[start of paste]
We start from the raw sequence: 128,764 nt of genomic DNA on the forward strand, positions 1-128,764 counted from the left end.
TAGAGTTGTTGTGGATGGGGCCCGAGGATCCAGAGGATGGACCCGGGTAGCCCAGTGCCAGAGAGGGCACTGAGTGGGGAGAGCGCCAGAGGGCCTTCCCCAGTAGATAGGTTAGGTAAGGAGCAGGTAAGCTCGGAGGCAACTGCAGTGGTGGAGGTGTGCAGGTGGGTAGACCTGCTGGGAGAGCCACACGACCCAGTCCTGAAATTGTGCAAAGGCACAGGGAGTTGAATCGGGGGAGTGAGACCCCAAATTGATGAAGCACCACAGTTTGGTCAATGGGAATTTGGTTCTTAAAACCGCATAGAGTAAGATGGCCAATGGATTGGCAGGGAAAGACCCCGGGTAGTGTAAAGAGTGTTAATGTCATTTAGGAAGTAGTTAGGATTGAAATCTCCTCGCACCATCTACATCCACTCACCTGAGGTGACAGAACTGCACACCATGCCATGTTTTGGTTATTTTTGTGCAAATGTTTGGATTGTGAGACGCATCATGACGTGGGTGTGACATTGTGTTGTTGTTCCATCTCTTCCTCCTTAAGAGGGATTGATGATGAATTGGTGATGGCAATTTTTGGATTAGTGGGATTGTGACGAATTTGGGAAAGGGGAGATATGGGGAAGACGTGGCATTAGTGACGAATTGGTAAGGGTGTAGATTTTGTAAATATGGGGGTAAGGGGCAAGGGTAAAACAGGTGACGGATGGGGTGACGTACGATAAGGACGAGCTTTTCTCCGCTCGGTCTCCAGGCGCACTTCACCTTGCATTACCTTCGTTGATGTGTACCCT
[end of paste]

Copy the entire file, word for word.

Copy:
We start from the raw sequence: 128,764 nt of genomic DNA on the forward strand, positions 1-128,764 counted from the left end.
TAGAGTTGTTGTGGATGGGGCCCGAGGATCCAGAGGATGGACCCGGGTAGCCCAGTGCCAGAGAGGGCACTGAGTGGGGAGAGCGCCAGAGGGCCTTCCCCAGTAGATAGGTTAGGTAAGGAGCAGGTAAGCTCGGAGGCAACTGCAGTGGTGGAGGTGTGCAGGTGGGTAGACCTGCTGGGAGAGCCACACGACCCAGTCCTGAAATTGTGCAAAGGCACAGGGAGTTGAATCGGGGGAGTGAGACCCCAAATTGATGAAGCACCACAGTTTGGTCAATGGGAATTTGGTTCTTAAAACCGCATAGAGTAAGATGGCCAATGGATTGGCAGGGAAAGACCCCGGGTAGTGTAAAGAGTGTTAATGTCATTTAGGAAGTAGTTAGGATTGAAATCTCCTCGCACCATCTACATCCACTCACCTGAGGTGACAGAACTGCACACCATGCCATGTTTTGGTTATTTTTGTGCAAATGTTTGGATTGTGAGACGCATCATGACGTGGGTGTGACATTGTGTTGTTGTTCCATCTCTTCCTCCTTAAGAGGGATTGATGATGAATTGGTGATGGCAATTTTTGGATTAGTGGGATTGTGACGAATTTGGGAAAGGGGAGATATGGGGAAGACGTGGCATTAGTGACGAATTGGTAAGGGTGTAGATTTTGTAAATATGGGGGTAAGGGGCAAGGGTAAAACAGGTGACGGATGGGGTGACGTACGATAAGGACGAGCTTTTCTCCGCTCGGTCTCCAGGCGCACTTCACCTTGCATTACCTTCGTTGATGTGTACCCT